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Inside the Numbers: Injury-plagued pass defense continues to struggle

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The Longhorns are both injured and inexperienced in the secondary, a fact Kansas exploited for big gains.

NCAA Football: Kansas at Texas Scott Wachter-USA TODAY Sports

Most didn’t expect the Texas Longhorns to need a walk-off field goal to beat the Kansas Jayhawks, but after a 50-48 win at home, they have plenty to work on before heading to Fort Worth to take on the TCU Horned Frogs.

Texas defense 310 passing yards allowed:

Perhaps one of the biggest surprises of the game was the ability of Carter Stanley and the KU offense to move the ball through the air against the Texas defense, granted this is a Texas defense that has been hit hard by injuries. The Longhorns have been one of the worst pass defenses in the country, as their 310 yards per game puts them at No. 126 out of 130 FBS schools.

Kansas was especially potent through the air in the second half of the game, with 195 of their passing yards coming in quarters three and four, which has been a problem for the Texas defense all year. The Texas defense is giving up 176.71 yards per game through the air in the second half, good enough to be ranked dead last in the country, after finishing four spots from the bottom in that same category a year ago.

10-19 (52.63%) Third-down defense:

Perhaps leading to the defensive struggles for the Longhorns was their inability to get off of the field on third down, turning in their worst performance of the season and the third-worst under Todd Orlando. It didn’t look that way early on, as Kansas did not convert on a third down until late in the first quarter, but KU managed to convert on three of their five attempts in the second quarter to finish the first half with an even 50-percent conversion rating.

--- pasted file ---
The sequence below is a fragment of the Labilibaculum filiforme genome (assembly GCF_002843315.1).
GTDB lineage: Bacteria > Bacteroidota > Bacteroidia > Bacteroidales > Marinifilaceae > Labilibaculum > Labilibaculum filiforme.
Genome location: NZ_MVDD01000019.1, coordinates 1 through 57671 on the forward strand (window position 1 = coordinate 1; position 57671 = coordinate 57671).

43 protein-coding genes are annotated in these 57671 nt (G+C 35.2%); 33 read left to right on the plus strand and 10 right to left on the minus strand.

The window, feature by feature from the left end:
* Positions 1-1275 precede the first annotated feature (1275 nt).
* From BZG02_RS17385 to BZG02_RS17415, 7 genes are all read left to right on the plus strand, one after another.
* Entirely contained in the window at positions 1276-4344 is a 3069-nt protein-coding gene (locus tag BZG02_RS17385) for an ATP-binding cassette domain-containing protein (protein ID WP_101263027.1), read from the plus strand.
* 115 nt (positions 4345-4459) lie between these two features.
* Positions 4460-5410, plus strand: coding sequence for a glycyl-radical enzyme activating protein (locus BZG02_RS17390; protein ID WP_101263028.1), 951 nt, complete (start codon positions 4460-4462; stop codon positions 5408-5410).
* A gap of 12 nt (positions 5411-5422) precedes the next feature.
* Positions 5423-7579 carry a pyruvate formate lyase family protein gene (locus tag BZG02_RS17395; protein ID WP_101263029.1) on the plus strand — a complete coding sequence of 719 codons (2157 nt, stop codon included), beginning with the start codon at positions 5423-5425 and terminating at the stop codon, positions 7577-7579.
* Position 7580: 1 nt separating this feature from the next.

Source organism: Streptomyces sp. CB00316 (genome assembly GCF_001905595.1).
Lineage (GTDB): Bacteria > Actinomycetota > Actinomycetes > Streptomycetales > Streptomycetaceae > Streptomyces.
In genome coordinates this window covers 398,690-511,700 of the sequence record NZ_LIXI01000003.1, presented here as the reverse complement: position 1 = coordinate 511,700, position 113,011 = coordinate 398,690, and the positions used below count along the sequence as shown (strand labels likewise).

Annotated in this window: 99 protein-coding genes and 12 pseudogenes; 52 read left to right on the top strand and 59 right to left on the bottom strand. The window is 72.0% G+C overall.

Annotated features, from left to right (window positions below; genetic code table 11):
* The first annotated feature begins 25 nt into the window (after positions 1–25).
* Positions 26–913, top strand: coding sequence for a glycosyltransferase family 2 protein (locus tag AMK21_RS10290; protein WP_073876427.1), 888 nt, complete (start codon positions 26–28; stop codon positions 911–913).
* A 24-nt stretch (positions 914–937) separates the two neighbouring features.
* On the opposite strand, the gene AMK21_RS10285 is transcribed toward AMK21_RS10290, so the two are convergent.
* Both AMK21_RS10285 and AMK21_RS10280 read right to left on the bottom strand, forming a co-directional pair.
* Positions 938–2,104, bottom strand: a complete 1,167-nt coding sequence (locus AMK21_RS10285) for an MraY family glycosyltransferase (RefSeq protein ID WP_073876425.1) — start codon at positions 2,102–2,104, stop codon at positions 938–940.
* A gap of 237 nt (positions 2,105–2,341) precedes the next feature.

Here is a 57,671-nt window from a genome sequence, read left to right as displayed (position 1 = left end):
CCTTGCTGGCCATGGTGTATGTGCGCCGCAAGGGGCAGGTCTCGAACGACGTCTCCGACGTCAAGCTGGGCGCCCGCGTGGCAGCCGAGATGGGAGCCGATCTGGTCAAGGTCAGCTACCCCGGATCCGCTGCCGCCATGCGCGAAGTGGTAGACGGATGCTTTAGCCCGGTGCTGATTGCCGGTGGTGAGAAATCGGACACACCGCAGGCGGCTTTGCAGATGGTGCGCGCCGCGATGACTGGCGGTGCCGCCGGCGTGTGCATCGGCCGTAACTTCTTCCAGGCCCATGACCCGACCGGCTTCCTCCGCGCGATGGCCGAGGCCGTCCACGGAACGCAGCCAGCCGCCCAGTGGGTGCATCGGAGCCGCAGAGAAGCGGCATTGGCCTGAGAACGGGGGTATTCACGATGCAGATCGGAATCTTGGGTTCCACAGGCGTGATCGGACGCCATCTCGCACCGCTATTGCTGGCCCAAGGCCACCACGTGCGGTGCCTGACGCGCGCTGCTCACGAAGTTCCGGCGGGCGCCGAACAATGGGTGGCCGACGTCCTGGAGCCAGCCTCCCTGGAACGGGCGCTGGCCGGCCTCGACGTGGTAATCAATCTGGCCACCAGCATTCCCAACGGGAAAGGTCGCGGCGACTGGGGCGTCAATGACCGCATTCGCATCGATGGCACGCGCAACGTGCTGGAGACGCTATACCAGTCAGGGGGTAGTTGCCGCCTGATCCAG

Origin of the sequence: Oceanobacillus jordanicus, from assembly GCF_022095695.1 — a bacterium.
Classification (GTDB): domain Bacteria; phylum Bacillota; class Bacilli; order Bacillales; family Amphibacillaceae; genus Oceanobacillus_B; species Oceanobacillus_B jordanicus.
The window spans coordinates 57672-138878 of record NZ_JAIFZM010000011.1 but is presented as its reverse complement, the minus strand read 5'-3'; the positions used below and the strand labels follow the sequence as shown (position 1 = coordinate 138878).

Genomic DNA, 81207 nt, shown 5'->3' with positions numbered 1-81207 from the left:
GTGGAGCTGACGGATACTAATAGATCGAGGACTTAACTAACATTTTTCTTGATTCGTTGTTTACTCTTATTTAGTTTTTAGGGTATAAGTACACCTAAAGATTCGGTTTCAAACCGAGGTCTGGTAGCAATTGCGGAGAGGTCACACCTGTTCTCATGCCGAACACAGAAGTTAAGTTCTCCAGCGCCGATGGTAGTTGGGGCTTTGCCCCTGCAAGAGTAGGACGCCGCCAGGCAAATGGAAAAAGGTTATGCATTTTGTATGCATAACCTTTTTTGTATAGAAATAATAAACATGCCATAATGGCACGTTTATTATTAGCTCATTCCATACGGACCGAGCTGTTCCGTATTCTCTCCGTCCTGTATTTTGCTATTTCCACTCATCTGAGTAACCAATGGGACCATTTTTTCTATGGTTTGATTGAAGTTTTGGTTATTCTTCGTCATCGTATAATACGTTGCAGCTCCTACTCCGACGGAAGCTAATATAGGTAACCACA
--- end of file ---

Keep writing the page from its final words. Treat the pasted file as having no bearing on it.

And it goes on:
It got even worse for Texas in the third quarter, as Kansas converted on four of its five attempts, with its only missed conversion coming thanks to a sack by DeMarvion Overshown on 3rd and 16. The Jayhawks were also highly productive on their third downs, with 20 percent of their offensive production coming on the money down, averaging 6.1 yards per snap on third down. On the year, Texas has performed slightly better, holding opponents to 40.8 percent on third downs, but that still puts them at No. 90 in the country.

Devin Duvernay: 8 catches, 110 yards, 2 TDs

It wasn’t all doom and gloom for Texas on Saturday, as Devin Duvernay continued to prove why he is one of the most consistent receivers in all of college football. In spite of having his first collegiate drop against the Jayhawks, Duvernay’s performance was good enough to eclipse Texas legend Jordan Shipley for the most receptions to start a season, as well as earning him the top spot in the country in receptions per game with 8.7.

He entered the season with 70 career receptions and his 61 on the season puts him at No. 10 on the school’s all-time list for receptions, passing Eric Metcalf and Lil’Jordan Humphrey. If his yearly average holds, he could finish the regular season at No. 7 all-time.

So now Texas heads out on the road, getting a shot to right the ship yet again against a TCU team that has yet to find its footing in conference play. The Horned Frogs are coming off of back-to-back losses on the road, with their only win in conference play coming against Kansas.